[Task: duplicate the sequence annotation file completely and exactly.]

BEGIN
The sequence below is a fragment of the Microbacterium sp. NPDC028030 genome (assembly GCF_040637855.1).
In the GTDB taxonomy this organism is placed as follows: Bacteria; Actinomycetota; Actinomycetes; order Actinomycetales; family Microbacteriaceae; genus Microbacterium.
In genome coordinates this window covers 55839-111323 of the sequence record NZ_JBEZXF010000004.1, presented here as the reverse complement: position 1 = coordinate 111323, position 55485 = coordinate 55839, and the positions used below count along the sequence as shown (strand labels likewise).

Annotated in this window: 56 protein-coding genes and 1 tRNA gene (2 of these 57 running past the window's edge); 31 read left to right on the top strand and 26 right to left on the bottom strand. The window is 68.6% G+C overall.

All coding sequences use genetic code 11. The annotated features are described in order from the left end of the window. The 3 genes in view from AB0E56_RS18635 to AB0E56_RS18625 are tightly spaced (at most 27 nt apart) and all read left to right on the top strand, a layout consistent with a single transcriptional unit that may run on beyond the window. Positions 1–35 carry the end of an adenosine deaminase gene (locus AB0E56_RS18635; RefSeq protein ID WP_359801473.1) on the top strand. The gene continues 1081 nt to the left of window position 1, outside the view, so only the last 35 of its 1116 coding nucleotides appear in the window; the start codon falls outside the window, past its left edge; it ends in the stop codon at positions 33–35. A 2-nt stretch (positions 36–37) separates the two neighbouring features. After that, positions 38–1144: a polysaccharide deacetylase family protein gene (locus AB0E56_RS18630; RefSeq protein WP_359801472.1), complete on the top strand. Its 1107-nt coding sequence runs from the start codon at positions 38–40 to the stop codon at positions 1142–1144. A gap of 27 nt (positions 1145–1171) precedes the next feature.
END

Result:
The sequence below is a fragment of the Microbacterium sp. NPDC028030 genome (assembly GCF_040637855.1).
In the GTDB taxonomy this organism is placed as follows: Bacteria; Actinomycetota; Actinomycetes; order Actinomycetales; family Microbacteriaceae; genus Microbacterium.
In genome coordinates this window covers 55839-111323 of the sequence record NZ_JBEZXF010000004.1, presented here as the reverse complement: position 1 = coordinate 111323, position 55485 = coordinate 55839, and the positions used below count along the sequence as shown (strand labels likewise).

Annotated in this window: 56 protein-coding genes and 1 tRNA gene (2 of these 57 running past the window's edge); 31 read left to right on the top strand and 26 right to left on the bottom strand. The window is 68.6% G+C overall.

All coding sequences use genetic code 11. The annotated features are described in order from the left end of the window. The 3 genes in view from AB0E56_RS18635 to AB0E56_RS18625 are tightly spaced (at most 27 nt apart) and all read left to right on the top strand, a layout consistent with a single transcriptional unit that may run on beyond the window. Positions 1–35 carry the end of an adenosine deaminase gene (locus AB0E56_RS18635; RefSeq protein ID WP_359801473.1) on the top strand. The gene continues 1081 nt to the left of window position 1, outside the view, so only the last 35 of its 1116 coding nucleotides appear in the window; the start codon falls outside the window, past its left edge; it ends in the stop codon at positions 33–35. A 2-nt stretch (positions 36–37) separates the two neighbouring features. After that, positions 38–1144: a polysaccharide deacetylase family protein gene (locus AB0E56_RS18630; RefSeq protein WP_359801472.1), complete on the top strand. Its 1107-nt coding sequence runs from the start codon at positions 38–40 to the stop codon at positions 1142–1144. A gap of 27 nt (positions 1145–1171) precedes the next feature.